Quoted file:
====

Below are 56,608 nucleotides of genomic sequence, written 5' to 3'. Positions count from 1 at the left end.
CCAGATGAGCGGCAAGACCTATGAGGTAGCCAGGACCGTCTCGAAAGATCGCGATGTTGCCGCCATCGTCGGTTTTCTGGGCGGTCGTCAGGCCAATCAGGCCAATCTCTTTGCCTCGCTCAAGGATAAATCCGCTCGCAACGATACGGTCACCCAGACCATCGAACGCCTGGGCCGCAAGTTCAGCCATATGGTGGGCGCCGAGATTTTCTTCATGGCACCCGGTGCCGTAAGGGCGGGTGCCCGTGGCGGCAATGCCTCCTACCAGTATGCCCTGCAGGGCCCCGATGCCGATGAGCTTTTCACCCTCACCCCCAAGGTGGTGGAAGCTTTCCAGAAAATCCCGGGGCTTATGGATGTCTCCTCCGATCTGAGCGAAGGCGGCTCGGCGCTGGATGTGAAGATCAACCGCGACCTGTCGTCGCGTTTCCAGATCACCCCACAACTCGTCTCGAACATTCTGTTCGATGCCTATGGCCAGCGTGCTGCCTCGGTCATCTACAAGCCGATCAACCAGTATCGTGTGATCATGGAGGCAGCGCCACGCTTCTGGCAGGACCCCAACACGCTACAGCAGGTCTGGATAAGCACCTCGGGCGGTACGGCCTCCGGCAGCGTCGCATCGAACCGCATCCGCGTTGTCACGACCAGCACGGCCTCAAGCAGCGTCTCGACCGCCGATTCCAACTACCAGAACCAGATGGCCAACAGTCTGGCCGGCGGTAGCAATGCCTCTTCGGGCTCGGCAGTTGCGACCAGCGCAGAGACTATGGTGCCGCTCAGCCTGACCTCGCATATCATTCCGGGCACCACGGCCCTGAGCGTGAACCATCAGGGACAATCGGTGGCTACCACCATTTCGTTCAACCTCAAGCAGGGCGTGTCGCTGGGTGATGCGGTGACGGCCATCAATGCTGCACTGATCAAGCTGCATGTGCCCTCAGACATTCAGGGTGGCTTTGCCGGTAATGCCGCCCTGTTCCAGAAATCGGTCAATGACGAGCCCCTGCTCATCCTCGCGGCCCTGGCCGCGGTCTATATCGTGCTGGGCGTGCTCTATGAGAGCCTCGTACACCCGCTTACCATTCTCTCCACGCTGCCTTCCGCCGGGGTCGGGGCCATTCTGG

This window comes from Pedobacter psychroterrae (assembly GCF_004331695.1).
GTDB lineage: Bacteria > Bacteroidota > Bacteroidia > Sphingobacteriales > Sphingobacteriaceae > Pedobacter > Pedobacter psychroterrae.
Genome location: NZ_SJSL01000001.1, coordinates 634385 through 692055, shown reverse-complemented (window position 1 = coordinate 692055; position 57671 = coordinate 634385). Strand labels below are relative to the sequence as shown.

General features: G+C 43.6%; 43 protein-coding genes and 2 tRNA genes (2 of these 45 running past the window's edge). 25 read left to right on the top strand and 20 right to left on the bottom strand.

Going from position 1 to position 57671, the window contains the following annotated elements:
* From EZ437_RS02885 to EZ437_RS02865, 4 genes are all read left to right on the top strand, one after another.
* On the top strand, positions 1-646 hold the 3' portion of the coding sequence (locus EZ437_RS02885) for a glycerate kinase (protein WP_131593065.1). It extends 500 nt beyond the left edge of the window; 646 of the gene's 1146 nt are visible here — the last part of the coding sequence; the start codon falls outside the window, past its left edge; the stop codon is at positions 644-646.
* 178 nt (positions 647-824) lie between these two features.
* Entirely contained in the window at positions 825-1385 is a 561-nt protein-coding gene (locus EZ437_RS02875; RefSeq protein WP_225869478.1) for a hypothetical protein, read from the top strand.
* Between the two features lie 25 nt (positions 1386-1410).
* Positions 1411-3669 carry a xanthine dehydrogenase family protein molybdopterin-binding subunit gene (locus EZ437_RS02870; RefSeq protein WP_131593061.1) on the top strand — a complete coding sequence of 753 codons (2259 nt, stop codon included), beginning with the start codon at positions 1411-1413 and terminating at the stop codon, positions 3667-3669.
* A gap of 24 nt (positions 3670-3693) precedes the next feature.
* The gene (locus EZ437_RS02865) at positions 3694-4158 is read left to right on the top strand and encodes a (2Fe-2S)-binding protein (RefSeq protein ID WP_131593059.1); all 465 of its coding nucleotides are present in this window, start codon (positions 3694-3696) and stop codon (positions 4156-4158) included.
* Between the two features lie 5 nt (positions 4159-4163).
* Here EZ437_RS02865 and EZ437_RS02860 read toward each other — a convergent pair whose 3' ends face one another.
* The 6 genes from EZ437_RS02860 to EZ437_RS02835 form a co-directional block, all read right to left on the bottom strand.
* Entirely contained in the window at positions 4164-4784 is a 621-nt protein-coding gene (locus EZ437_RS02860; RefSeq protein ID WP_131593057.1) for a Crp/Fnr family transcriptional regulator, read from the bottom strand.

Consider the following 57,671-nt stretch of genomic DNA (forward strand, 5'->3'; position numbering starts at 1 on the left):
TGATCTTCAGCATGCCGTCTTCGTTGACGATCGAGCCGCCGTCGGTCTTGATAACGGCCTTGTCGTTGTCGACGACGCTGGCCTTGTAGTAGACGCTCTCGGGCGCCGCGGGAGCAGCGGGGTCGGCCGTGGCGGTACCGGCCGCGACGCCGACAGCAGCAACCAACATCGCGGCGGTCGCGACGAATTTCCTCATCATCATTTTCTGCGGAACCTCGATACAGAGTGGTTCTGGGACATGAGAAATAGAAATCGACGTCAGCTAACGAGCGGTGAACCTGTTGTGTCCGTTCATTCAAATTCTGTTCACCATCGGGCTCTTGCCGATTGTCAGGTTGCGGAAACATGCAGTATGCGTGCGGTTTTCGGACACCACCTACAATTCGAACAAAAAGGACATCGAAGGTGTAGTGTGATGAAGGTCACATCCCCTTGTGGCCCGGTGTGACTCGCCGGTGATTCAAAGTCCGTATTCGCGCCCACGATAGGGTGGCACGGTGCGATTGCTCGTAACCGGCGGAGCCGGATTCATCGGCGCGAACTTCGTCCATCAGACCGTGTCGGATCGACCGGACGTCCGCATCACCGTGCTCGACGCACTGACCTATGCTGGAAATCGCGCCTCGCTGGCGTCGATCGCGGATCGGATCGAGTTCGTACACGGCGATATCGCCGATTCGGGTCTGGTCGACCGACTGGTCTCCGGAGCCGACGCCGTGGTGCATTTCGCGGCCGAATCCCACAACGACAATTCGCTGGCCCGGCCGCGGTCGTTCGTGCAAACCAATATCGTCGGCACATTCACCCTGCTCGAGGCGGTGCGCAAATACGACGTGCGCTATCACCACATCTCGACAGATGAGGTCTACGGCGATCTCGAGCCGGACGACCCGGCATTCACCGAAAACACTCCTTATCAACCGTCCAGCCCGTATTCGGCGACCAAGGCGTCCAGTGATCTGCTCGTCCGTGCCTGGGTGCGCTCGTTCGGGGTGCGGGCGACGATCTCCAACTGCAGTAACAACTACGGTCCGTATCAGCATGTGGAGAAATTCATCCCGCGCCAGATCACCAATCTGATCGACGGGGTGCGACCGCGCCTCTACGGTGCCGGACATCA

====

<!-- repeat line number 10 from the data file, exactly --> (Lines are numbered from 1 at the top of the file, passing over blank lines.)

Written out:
* 178 nt (positions 647-824) lie between these two features.